We will be held accountable for every careless tweet. Every careless tweet—including the ones we’ve deleted—are viral tweets before the throne of God.

Social media isn’t the problem, we are. Twitter isn’t a bad platform, our hearts are: for out of the abundance of the heart, the hands tweet.

If we’re not kind on social media, it’s because we’re not kind anywhere. Social media exposes who we really are. Social media is just a platform for sinners. We are envious and vain on Snapchat and Instagram, because that’s who we are.

We are angry and rude on Facebook and Twitter, because we’re angry people. Our anger and rudeness on Facebook and Twitter says more about us than social media. And yet, social media is a unique challenge for us. It’s designed to keep us from practicing modesty and self-control.

Modesty and self-control isn’t good business for social media platforms. Instagram wants you to post as many vain selfies as possible. Twitter wants you to lose self-control and comment on as many trending topics as possible. It’s good for their business and bad for our soul. 

That doesn’t mean we shouldn’t post selfies or comment on trending topics. It doesn’t mean there’s a limit to how many posts we’re allowed to share. God hasn’t given us a quota to maintain. But social media shouldn’t distract us from our responsibility to serve God and others.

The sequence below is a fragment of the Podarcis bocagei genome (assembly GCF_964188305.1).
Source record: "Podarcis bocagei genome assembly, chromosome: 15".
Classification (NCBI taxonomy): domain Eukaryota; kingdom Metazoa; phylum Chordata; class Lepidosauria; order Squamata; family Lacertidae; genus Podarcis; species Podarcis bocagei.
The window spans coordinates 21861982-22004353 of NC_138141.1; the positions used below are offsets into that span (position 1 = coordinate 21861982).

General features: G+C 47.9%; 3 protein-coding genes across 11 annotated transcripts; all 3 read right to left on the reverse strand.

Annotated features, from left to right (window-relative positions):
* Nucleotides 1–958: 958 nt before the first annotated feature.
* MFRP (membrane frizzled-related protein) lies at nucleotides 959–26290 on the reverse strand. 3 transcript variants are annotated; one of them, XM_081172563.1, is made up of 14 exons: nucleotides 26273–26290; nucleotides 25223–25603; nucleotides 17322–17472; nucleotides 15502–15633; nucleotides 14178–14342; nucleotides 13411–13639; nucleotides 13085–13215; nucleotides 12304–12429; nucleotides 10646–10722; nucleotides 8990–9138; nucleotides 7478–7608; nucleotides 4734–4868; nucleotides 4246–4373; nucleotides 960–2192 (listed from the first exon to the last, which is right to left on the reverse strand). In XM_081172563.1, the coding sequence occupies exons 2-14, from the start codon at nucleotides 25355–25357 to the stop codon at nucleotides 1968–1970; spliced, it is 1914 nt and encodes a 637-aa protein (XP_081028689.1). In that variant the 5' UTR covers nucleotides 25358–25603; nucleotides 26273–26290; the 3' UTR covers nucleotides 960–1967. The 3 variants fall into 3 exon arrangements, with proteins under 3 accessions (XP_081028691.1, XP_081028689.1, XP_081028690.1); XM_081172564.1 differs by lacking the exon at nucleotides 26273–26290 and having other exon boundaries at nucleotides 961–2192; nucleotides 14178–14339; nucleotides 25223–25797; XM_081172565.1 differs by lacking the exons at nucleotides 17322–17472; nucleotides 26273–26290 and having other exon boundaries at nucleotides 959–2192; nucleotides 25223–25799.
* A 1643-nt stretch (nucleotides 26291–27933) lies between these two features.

Some people are more active on social media than you are. Some people post more selfies and tweets than you do. And that’s okay. I think that sometimes, we self-righteously demonize people who use social media differently than we do. 

I think it’s because we make idols out of our personalities. Too often, we want to make others into our image, not the image of Christ. Not everyone who uses social media differently than we do is less or more godly than we are. We shouldn’t confuse personality for character.

However, careless tweets have nothing to do with our personality and everything to do with our character. Careless words or tweets are rude or flattering, harsh or cowardly, hypocritical or vulgar, and all kinds of unprofitable, worthless, sinful words. 

Some of the most careless tweets I’ve shared are doctrinally right, but unrighteous words. They were truth I shared in unrighteous anger, not truth in love. They were discouraging, not encouraging. 

I want to be right and righteous. I want to be kind and patient. I want to be gentle and respectful. That’s why I address people on social media as “brother” and “sister”, “sir” and “ma’am” so often. That encourages me to pursue a more gentle and kind demeanor with them.

But my youthful passions tempt me to sin. Sometimes I forget that that “when words are many, transgression is not lacking, but whoever restrains his lips is prudent” (Proverbs 10:19). Too often, I am not at all quick to listen, slow to speak, slow to anger, or slow to tweet. 

Being right on social media is good. But being right and righteous is better. But I can’t do that on my own. That’s why I’ve asked people I trust to keep me accountable. And I hope you’ll do that for me too. When you come across a careless tweet from me, please correct me.